The Texas 'Loser Pays' bill related to e-discovery has been approved. Although some compromise on the language was expected, the passing of the bill was never in doubt. However, it is still unclear what the bill means by "limit discovery". Is it to be limited in scope, duration, cost of ESI collection, processing, review? It remains undefined. It will be intriguing to follow the first few cases that are subject to the terms of this bill to learn how the Judge will limit discovery.
From the Southeast Texas Record
Texas Senate committee approves revised 'loser pays' bill
5/22/2011 11:55 AM By Marilyn Tennissen
AUSTIN - A House bill designed to penalize those who file frivolous lawsuits received unanimous support from members of the Texas Senate State Affairs Committee, a move that surprised both sides of the aisle.
HB 274 was approved by the state House earlier this month during a contentious session in which Democrats opposing the legislation walked out of the House Chamber before the vote.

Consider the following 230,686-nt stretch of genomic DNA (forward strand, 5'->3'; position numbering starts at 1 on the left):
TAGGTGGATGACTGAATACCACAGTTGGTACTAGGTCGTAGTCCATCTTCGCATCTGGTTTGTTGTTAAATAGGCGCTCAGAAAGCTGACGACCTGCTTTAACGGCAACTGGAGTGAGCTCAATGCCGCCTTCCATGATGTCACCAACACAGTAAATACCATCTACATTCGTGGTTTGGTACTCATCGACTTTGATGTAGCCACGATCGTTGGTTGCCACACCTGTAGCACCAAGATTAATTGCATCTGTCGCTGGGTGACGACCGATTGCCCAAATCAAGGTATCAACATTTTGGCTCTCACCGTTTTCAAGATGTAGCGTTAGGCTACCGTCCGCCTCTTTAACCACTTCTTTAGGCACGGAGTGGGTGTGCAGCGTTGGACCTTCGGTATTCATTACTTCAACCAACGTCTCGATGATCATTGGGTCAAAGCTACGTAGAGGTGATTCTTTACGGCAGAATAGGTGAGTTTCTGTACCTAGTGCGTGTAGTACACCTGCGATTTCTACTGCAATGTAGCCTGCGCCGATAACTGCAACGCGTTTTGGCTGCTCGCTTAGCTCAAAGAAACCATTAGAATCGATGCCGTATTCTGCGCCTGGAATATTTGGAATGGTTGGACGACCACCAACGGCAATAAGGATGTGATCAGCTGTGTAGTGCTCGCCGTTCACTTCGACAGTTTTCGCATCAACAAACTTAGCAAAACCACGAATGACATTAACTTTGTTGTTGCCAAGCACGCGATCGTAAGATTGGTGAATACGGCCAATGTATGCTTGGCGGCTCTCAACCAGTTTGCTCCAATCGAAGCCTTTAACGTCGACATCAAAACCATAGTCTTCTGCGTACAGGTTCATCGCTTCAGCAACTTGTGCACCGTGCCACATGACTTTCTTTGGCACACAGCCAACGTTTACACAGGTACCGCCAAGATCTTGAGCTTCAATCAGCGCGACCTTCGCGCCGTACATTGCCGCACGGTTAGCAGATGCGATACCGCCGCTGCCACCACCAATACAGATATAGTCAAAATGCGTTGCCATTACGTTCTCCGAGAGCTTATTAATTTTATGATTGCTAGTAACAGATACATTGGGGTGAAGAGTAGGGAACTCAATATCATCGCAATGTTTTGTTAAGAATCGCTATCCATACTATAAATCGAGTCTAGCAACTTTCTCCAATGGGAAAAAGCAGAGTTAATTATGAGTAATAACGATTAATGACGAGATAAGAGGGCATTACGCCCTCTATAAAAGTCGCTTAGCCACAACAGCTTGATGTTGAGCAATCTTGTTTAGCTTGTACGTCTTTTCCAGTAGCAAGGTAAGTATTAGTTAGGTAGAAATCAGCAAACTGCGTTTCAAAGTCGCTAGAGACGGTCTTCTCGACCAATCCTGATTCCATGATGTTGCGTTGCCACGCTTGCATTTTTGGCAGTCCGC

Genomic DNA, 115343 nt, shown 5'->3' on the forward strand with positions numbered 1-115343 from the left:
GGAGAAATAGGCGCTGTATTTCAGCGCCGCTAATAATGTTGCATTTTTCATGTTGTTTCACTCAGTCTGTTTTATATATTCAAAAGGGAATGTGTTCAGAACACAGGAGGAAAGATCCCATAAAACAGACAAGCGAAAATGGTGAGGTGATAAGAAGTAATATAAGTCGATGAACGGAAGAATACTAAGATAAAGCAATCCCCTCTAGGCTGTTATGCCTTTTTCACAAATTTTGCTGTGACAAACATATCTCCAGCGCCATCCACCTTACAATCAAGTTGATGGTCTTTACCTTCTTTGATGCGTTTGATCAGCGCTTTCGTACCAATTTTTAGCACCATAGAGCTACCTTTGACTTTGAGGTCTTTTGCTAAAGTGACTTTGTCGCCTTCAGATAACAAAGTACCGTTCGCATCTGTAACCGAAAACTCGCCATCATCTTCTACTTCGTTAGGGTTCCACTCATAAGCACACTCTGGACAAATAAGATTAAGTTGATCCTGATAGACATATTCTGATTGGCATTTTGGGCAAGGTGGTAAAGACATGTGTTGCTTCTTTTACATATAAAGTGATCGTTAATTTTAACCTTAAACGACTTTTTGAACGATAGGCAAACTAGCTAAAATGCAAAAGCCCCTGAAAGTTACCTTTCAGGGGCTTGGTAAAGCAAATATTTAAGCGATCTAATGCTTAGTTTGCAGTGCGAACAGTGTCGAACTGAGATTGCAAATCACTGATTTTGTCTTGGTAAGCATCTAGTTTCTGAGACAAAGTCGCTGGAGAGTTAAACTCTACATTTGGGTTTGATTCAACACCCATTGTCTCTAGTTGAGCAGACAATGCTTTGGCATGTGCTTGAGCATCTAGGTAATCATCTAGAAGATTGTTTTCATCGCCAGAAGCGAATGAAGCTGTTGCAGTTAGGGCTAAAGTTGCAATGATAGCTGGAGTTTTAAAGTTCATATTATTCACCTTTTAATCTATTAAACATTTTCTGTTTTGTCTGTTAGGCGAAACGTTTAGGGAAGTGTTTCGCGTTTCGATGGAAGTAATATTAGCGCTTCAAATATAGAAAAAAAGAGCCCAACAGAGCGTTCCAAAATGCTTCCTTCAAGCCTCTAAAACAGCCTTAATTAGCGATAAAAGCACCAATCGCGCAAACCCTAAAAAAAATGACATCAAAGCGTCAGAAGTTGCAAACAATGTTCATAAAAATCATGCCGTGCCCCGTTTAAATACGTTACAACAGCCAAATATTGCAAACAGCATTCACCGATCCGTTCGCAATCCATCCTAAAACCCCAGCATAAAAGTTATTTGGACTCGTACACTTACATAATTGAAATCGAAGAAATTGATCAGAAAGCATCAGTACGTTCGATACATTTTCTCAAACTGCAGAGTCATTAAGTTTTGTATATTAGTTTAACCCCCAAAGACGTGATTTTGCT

Saturday, the Senate committee approved 9-0 a revised version of the bill, which seeks to limit court costs and penalize parties who pursue meritless lawsuits.
According to the Austin American Statesman, several committee members were surprised by the vote.
Sen. Eddie Lucio, D-Brownsville, said the consensus was a "milestone."
The revisions will allow judges to rule on whether a case is meritless much earlier in the court process, will limit discovery, expedite hearings and improve the equitable assessment of court costs.
The legislation is known as a "loser pays" bill because it would allow prevailing parties in certain civil suits to collect attorneys fees.
But before the bill made it through the House on May 9, the wording was changed to allow the assessment of legal fees only in cases dismissed for failing to state a valid legal claim.
Texas is among eight states that do not allow motions to dismiss before evidence is presented in civil court. The Texas Supreme Court would adopt rules to allow that option under the proposed bill.
As reported by the Statesman, trial lawyers, defense attorneys and tort reformers attended a brief public hearing before the vote, with all groups agreeing to support the legislation.
Sen. Joan Huffman, R-Houston, a former judge, was a key figure in the negotiations. She told the Statesman the revised bill "balances the needs of both the plaintiffs and the defense."